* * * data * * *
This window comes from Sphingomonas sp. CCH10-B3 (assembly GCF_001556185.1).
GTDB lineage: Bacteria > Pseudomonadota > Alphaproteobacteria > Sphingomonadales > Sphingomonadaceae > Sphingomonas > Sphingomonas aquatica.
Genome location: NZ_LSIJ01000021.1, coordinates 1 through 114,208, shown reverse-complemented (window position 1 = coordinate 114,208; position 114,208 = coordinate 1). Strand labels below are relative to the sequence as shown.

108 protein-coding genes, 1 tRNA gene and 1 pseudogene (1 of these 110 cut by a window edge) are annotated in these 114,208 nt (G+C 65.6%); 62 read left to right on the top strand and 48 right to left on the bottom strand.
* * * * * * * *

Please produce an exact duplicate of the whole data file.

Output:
This window comes from Sphingomonas sp. CCH10-B3 (assembly GCF_001556185.1).
GTDB lineage: Bacteria > Pseudomonadota > Alphaproteobacteria > Sphingomonadales > Sphingomonadaceae > Sphingomonas > Sphingomonas aquatica.
Genome location: NZ_LSIJ01000021.1, coordinates 1 through 114,208, shown reverse-complemented (window position 1 = coordinate 114,208; position 114,208 = coordinate 1). Strand labels below are relative to the sequence as shown.

108 protein-coding genes, 1 tRNA gene and 1 pseudogene (1 of these 110 cut by a window edge) are annotated in these 114,208 nt (G+C 65.6%); 62 read left to right on the top strand and 48 right to left on the bottom strand.